TSRC Government Affairs
The Tennessee Board of Respiratory Care has revised the rules governing continuing education (CE). The new rules take effect on November 26, 2015.
The CE hours obtained by respiratory therapists must meet the following requirements:
- Each respiratory therapist who holds a Tennessee license must get 12 hours of CE every calendar year. The previous requirement was 10 hours.
- At least 5 of the 12 hours must pertain to the clinical practice of respiratory care or to research related to the cardio-pulmonary system.
- At least 1 of the 12 hours must pertain to “patient safety” (as that term is defined by the Joint Commission).
- At least 1 of the 12 hours must be a course focused on the professional or ethical standards required of respiratory therapists.
- The remaining 5 hours may pertain to other topics, such as education or management.
The list of organizations whose CE activities and programs are considered pre-approved has been revised and expanded. This is the new list:
Since 1994 the Medicaid program in Tennessee has been known as TennCare. It operates under a special waiver from the U.S. Department of Health and Human Services (HHS) because, unlike most state Medicaid programs, TennCare benefits are paid to health care providers by insurance companies that contract with the State of Tennessee rather than by the State itself.
The Affordable Care Act (ACA) required states to expand their Medicaid programs to cover people who do not have health insurance, who are between the ages of 19 and 64, and who earn less than 138% of the federal poverty level. In 2012 the U.S. Supreme Court ruled that this provision of the ACA is unconstitutional and that Medicaid expansion should be voluntary for each state, not mandatory.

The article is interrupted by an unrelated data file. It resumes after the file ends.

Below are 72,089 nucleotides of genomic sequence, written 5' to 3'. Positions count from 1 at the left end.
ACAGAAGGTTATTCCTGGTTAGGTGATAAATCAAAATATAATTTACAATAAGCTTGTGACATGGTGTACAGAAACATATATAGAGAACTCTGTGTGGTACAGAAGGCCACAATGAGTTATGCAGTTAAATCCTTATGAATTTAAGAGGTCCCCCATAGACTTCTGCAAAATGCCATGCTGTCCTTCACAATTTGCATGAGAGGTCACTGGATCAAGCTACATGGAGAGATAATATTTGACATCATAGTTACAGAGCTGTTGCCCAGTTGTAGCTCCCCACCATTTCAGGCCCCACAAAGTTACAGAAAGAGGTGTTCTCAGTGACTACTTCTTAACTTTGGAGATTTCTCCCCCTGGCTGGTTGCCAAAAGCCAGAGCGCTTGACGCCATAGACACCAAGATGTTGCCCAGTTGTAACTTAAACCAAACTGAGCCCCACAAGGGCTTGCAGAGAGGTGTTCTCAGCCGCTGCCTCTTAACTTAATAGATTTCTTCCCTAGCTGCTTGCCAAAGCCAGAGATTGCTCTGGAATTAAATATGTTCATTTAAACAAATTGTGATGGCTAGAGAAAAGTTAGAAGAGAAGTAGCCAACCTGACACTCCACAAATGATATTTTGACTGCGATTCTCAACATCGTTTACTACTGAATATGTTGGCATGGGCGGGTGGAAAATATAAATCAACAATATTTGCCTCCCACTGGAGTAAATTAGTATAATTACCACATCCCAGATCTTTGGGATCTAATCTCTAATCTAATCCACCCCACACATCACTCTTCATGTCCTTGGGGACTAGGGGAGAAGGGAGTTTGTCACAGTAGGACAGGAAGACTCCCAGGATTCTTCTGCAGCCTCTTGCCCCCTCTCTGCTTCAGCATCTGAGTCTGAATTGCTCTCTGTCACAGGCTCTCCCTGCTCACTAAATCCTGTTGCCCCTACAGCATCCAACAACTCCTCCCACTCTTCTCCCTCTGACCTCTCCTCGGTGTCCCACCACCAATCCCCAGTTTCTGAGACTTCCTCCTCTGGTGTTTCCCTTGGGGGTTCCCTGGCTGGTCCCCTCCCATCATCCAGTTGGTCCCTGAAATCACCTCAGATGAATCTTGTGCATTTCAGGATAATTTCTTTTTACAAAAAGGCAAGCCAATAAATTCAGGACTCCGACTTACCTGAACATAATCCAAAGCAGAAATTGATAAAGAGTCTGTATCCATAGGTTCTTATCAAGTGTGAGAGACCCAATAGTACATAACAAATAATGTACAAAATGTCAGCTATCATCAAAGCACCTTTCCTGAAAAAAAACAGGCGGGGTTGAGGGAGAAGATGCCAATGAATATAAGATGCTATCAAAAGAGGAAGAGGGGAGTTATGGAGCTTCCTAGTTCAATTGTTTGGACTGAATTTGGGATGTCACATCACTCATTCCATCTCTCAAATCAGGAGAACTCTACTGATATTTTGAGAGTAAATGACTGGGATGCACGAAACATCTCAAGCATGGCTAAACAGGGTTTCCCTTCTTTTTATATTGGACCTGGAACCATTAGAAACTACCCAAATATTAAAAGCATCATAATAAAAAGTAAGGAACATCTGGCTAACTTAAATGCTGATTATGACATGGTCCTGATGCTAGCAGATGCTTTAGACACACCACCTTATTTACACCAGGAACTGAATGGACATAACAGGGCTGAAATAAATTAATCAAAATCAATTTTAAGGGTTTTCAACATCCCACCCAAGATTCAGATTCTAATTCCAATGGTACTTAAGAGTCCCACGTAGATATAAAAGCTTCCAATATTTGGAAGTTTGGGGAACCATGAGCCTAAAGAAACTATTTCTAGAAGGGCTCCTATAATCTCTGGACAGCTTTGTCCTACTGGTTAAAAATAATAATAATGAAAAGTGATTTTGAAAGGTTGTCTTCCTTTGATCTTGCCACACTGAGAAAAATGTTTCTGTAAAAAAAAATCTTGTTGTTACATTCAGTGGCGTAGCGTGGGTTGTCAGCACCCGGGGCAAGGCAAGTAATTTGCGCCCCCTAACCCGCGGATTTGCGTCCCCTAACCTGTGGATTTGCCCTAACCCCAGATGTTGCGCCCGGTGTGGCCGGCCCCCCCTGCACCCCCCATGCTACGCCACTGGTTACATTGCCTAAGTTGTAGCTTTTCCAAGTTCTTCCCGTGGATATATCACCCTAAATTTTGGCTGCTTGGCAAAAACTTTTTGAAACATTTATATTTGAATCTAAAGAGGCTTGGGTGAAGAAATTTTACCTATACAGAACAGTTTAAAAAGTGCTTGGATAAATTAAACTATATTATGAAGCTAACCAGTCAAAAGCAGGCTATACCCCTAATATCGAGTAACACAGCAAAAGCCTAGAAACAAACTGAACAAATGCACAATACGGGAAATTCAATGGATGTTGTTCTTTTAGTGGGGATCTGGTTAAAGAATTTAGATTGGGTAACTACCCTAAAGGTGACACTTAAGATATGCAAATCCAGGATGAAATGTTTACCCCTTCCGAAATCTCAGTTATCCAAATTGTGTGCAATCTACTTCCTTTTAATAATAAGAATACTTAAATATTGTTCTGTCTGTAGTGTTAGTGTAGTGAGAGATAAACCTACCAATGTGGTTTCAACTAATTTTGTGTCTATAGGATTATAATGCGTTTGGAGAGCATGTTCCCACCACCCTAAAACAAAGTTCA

27 states have chosen to expand their Medicaid programs. Thus far, Tennessee has chosen not to do so. While it is still possible that Tennessee will change its mind, at this point that seems very unlikely.
I have written several articles explaining some of the key elements of the Affordable Care Act (ACA), more commonly known as Obamacare. Much has happened in the last year with respect to the ACA. This article summarizes several key developments.
Another Supreme Court Decision
Many pundits thought the U.S. Supreme Court would hold that the ACA is an unconstitutional exercise of Congress’ power under the Commerce Clause. Instead – by a 5-4 vote – the Court held in 2012 that the ACA is constitutional because it is a valid exercise of Congress’ power under the Taxing Clause of the Constitution.
In 2014 the Supreme Court agreed to hear a second case involving the ACA – this time a challenge to the way the Obama Administration is applying the ACA. This case involved an interpretation of some ambiguous language in the ACA dealing with tax credits. The ACA requires virtually everyone in America to have health insurance. Persons who do not receive health coverage through their employers may purchase health insurance on government-run health exchanges.